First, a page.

Chapter

America and Bristol, 1774–1776

F.P. Lock

in Edmund Burke, Volume I

Published in print August 2008 | ISBN: 9780199226634
Published online October 2011 | e-ISBN: 9780191696244 | DOI: http://dx.doi.org/10.1093/acprof:oso/9780199226634.003.0010
America and Bristol, 1774–1776

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Difficult as these years were for those in opposition, they brought out the best in Burke. In 1774, he was elected member for Bristol, at the time ‘England's second city’ and a large constituency with a genuine electoral contest. His speech at the end of the polls was noted for its defence of the principles of representative democracy against the notion that elected officials should be delegates. Again in each of the following two sessions, he delivered lengthy speeches on American policy, advocating conciliation and concession. Two of them were polished for publication and, in their printed form, achieved unprecedented diffusion. While such oratory is now less highly valued, and statesmanship commonly regarded as a cloak for cynical self-interest, these speeches remain classics of parliamentary eloquence. Burke's connection with Bristol dominated the next six years of his life.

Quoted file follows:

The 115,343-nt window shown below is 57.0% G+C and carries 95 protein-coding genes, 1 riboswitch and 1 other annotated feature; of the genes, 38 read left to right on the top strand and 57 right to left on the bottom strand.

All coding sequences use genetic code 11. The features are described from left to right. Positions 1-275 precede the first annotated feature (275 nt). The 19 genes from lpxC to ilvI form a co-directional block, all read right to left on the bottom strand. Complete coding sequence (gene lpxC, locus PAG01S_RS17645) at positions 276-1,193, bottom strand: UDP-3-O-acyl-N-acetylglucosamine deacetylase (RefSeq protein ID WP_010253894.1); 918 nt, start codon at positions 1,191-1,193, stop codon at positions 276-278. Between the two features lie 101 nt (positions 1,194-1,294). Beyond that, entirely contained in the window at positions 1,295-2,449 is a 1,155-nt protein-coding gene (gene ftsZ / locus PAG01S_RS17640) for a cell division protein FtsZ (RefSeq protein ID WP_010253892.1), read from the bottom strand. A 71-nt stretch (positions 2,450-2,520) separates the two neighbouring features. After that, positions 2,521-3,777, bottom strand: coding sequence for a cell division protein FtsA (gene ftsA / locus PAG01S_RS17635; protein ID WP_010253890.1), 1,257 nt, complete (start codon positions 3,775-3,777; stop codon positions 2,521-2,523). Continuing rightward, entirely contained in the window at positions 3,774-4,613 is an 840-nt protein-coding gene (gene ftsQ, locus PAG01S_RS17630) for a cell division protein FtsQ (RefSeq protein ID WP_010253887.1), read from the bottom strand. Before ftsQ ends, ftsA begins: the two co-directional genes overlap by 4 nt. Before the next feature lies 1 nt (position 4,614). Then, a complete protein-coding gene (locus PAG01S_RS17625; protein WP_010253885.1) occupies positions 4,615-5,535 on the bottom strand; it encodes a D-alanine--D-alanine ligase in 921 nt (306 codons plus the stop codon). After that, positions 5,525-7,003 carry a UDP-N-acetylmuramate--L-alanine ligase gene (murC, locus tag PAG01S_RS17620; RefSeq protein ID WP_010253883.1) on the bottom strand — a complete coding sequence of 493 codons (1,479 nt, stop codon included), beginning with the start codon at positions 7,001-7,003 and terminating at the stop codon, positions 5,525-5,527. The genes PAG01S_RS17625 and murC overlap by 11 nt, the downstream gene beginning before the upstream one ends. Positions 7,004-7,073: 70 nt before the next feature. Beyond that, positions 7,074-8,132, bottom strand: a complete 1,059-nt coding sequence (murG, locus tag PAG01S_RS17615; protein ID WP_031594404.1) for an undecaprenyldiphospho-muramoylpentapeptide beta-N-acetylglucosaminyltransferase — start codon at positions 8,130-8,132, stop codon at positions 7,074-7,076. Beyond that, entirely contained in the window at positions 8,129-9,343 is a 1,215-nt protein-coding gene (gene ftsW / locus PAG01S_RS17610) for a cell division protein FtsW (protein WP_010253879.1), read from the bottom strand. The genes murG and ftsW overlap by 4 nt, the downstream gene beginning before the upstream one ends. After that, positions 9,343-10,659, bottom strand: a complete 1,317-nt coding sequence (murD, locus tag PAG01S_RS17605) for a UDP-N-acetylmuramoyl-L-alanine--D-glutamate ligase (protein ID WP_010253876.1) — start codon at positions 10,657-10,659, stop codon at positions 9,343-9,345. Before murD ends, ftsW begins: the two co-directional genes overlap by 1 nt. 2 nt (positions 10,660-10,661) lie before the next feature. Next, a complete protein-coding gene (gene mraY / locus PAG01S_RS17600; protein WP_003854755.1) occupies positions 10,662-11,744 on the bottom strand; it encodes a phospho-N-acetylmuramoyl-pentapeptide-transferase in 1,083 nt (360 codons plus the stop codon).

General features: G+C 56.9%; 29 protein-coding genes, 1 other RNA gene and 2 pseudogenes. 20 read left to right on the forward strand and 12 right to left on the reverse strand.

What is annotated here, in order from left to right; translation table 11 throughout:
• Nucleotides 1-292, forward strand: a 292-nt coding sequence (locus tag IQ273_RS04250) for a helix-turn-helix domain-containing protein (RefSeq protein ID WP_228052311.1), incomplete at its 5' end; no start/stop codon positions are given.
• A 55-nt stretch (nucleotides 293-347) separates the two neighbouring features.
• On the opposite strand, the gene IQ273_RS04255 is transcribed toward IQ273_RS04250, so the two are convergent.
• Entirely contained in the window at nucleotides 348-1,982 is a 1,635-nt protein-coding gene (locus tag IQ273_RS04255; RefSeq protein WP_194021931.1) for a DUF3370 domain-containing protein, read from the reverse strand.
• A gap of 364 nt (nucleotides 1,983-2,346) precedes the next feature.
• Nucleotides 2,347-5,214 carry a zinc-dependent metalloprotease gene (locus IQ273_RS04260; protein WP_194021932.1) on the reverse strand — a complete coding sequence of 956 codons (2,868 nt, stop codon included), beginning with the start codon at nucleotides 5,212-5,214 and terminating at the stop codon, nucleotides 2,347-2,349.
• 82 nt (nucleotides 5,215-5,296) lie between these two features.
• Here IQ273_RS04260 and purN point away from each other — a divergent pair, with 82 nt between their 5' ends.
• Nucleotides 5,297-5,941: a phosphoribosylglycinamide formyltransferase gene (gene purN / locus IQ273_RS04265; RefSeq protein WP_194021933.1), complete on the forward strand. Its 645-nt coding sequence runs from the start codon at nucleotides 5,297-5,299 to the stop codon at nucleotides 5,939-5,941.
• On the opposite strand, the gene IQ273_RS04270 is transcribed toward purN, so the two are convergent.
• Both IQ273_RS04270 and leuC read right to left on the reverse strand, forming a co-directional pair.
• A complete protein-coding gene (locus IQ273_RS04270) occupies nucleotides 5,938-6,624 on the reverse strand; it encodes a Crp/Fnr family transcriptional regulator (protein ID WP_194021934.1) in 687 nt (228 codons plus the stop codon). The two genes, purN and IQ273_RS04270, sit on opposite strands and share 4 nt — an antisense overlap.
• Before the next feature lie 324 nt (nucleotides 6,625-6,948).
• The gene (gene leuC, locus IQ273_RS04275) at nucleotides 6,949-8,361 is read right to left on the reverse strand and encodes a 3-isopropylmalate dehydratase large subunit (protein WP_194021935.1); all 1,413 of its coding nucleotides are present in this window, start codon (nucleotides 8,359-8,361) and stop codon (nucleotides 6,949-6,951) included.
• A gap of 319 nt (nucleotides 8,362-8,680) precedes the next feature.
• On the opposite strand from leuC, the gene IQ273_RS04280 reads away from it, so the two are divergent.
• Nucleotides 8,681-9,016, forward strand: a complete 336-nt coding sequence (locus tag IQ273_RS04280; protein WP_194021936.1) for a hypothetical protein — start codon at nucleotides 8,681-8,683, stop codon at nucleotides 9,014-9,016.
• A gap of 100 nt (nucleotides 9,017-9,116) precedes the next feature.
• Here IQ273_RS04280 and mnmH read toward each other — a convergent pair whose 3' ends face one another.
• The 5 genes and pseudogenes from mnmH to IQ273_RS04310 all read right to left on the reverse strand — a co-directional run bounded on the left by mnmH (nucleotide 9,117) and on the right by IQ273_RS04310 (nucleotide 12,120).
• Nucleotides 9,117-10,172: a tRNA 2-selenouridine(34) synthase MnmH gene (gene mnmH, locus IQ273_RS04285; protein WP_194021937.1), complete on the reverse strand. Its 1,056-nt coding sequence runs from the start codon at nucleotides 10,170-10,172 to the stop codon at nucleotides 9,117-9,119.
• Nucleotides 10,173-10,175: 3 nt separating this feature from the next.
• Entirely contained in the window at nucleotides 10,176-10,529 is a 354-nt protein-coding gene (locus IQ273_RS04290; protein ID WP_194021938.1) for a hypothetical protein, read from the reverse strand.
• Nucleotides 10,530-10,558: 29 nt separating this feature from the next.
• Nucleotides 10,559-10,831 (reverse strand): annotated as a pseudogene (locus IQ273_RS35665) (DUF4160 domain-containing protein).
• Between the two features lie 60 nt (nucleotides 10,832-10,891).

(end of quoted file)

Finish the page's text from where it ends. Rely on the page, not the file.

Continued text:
Keywords: Bristol; America; concession; American policy; speeches

Chapter.  26578 words. 

Subjects: Modern History (1700 to 1945)

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